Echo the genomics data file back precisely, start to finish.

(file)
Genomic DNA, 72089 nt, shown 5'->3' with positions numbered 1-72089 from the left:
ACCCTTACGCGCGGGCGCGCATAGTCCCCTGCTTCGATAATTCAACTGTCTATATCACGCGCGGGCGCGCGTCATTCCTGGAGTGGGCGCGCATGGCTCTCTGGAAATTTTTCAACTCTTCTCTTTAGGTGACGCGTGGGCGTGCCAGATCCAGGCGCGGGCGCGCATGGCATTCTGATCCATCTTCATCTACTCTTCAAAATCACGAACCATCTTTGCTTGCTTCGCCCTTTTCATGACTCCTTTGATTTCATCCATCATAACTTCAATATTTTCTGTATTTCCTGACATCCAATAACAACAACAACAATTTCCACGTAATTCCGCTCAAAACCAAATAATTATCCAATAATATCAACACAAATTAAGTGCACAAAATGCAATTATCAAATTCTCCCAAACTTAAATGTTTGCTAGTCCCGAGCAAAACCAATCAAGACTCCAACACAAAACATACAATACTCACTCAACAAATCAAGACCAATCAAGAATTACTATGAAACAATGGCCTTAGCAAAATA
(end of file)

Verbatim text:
Genomic DNA, 72089 nt, shown 5'->3' with positions numbered 1-72089 from the left:
ACCCTTACGCGCGGGCGCGCATAGTCCCCTGCTTCGATAATTCAACTGTCTATATCACGCGCGGGCGCGCGTCATTCCTGGAGTGGGCGCGCATGGCTCTCTGGAAATTTTTCAACTCTTCTCTTTAGGTGACGCGTGGGCGTGCCAGATCCAGGCGCGGGCGCGCATGGCATTCTGATCCATCTTCATCTACTCTTCAAAATCACGAACCATCTTTGCTTGCTTCGCCCTTTTCATGACTCCTTTGATTTCATCCATCATAACTTCAATATTTTCTGTATTTCCTGACATCCAATAACAACAACAACAATTTCCACGTAATTCCGCTCAAAACCAAATAATTATCCAATAATATCAACACAAATTAAGTGCACAAAATGCAATTATCAAATTCTCCCAAACTTAAATGTTTGCTAGTCCCGAGCAAAACCAATCAAGACTCCAACACAAAACATACAATACTCACTCAACAAATCAAGACCAATCAAGAATTACTATGAAACAATGGCCTTAGCAAAATA